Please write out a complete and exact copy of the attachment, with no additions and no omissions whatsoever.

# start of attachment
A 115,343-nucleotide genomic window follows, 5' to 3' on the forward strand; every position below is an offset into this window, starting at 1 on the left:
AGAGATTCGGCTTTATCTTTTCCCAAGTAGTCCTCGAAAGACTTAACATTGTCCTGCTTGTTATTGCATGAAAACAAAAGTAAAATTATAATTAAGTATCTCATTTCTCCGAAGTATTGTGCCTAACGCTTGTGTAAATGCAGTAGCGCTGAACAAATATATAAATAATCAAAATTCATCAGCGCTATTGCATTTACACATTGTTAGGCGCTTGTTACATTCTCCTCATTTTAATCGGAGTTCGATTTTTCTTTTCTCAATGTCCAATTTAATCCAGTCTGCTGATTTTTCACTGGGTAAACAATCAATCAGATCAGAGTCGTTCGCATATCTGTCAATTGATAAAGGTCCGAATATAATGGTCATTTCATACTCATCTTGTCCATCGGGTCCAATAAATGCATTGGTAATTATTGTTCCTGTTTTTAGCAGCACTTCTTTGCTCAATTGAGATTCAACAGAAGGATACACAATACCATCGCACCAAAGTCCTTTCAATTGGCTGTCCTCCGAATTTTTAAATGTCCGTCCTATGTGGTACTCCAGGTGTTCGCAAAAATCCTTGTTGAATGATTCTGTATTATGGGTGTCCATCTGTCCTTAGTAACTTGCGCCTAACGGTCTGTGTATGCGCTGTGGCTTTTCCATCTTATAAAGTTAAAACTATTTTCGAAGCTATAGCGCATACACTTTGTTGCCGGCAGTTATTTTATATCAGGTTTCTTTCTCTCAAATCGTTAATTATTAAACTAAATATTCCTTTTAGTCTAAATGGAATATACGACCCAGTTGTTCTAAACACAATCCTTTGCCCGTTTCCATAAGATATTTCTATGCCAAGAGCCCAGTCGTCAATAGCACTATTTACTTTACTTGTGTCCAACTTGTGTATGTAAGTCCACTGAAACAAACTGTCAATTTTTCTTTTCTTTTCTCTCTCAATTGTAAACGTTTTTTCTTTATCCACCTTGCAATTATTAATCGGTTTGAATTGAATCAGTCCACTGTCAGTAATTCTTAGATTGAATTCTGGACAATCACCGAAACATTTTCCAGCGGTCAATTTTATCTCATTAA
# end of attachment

A 115,343-nucleotide genomic window follows, 5' to 3' on the forward strand; every position below is an offset into this window, starting at 1 on the left:
AGAGATTCGGCTTTATCTTTTCCCAAGTAGTCCTCGAAAGACTTAACATTGTCCTGCTTGTTATTGCATGAAAACAAAAGTAAAATTATAATTAAGTATCTCATTTCTCCGAAGTATTGTGCCTAACGCTTGTGTAAATGCAGTAGCGCTGAACAAATATATAAATAATCAAAATTCATCAGCGCTATTGCATTTACACATTGTTAGGCGCTTGTTACATTCTCCTCATTTTAATCGGAGTTCGATTTTTCTTTTCTCAATGTCCAATTTAATCCAGTCTGCTGATTTTTCACTGGGTAAACAATCAATCAGATCAGAGTCGTTCGCATATCTGTCAATTGATAAAGGTCCGAATATAATGGTCATTTCATACTCATCTTGTCCATCGGGTCCAATAAATGCATTGGTAATTATTGTTCCTGTTTTTAGCAGCACTTCTTTGCTCAATTGAGATTCAACAGAAGGATACACAATACCATCGCACCAAAGTCCTTTCAATTGGCTGTCCTCCGAATTTTTAAATGTCCGTCCTATGTGGTACTCCAGGTGTTCGCAAAAATCCTTGTTGAATGATTCTGTATTATGGGTGTCCATCTGTCCTTAGTAACTTGCGCCTAACGGTCTGTGTATGCGCTGTGGCTTTTCCATCTTATAAAGTTAAAACTATTTTCGAAGCTATAGCGCATACACTTTGTTGCCGGCAGTTATTTTATATCAGGTTTCTTTCTCTCAAATCGTTAATTATTAAACTAAATATTCCTTTTAGTCTAAATGGAATATACGACCCAGTTGTTCTAAACACAATCCTTTGCCCGTTTCCATAAGATATTTCTATGCCAAGAGCCCAGTCGTCAATAGCACTATTTACTTTACTTGTGTCCAACTTGTGTATGTAAGTCCACTGAAACAAACTGTCAATTTTTCTTTTCTTTTCTCTCTCAATTGTAAACGTTTTTTCTTTATCCACCTTGCAATTATTAATCGGTTTGAATTGAATCAGTCCACTGTCAGTAATTCTTAGATTGAATTCTGGACAATCACCGAAACATTTTCCAGCGGTCAATTTTATCTCATTAA